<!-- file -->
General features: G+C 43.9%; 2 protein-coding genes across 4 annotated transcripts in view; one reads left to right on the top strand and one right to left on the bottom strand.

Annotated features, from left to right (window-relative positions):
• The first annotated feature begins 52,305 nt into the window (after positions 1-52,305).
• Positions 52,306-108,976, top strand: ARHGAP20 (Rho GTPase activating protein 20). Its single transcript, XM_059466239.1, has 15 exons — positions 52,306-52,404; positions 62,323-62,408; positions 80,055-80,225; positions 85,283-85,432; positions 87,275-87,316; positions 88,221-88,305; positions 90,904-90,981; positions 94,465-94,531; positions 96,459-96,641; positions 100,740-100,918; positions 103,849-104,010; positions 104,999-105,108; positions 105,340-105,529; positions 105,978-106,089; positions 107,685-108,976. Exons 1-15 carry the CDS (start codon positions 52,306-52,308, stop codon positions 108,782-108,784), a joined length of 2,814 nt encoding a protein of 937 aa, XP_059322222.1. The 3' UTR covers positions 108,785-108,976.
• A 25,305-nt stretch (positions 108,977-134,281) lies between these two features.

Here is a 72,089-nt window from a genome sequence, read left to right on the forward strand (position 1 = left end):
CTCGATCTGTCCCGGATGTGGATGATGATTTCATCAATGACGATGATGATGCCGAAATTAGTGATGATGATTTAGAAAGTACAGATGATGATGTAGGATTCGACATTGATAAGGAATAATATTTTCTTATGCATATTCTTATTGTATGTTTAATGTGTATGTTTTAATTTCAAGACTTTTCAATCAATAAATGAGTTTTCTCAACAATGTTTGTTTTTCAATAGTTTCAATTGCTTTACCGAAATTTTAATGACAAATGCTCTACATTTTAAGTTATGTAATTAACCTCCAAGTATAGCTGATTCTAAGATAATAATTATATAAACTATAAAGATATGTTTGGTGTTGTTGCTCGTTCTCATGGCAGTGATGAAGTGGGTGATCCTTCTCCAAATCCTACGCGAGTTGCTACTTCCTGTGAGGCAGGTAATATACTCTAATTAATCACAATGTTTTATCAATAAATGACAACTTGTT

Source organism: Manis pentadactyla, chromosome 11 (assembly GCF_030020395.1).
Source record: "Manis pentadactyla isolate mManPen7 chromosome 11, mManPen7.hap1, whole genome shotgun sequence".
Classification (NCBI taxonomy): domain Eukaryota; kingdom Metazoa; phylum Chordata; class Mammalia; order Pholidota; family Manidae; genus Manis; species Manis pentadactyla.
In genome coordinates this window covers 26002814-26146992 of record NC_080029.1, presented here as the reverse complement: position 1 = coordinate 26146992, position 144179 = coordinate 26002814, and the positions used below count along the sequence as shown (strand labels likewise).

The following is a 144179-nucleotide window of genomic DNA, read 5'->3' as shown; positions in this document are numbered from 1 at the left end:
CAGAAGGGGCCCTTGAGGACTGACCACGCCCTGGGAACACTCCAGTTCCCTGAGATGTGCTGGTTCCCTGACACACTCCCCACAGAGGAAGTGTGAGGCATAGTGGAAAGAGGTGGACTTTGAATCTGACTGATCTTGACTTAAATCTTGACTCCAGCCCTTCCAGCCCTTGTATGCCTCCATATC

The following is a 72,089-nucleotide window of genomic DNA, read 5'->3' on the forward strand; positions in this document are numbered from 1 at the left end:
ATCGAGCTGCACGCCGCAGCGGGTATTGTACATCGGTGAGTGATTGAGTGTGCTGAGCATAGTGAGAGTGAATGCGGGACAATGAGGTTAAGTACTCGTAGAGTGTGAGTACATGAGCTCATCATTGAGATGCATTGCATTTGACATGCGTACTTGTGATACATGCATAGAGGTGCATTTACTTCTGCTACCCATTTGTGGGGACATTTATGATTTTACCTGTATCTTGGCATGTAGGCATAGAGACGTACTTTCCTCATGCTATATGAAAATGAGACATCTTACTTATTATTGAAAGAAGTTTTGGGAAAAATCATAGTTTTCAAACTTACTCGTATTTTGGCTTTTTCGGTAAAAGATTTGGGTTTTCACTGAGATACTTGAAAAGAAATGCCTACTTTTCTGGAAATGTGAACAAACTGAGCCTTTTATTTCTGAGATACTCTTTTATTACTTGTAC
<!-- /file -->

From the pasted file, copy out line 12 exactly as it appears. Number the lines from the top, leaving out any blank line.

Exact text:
The following is a 144179-nucleotide window of genomic DNA, read 5'->3' as shown; positions in this document are numbered from 1 at the left end: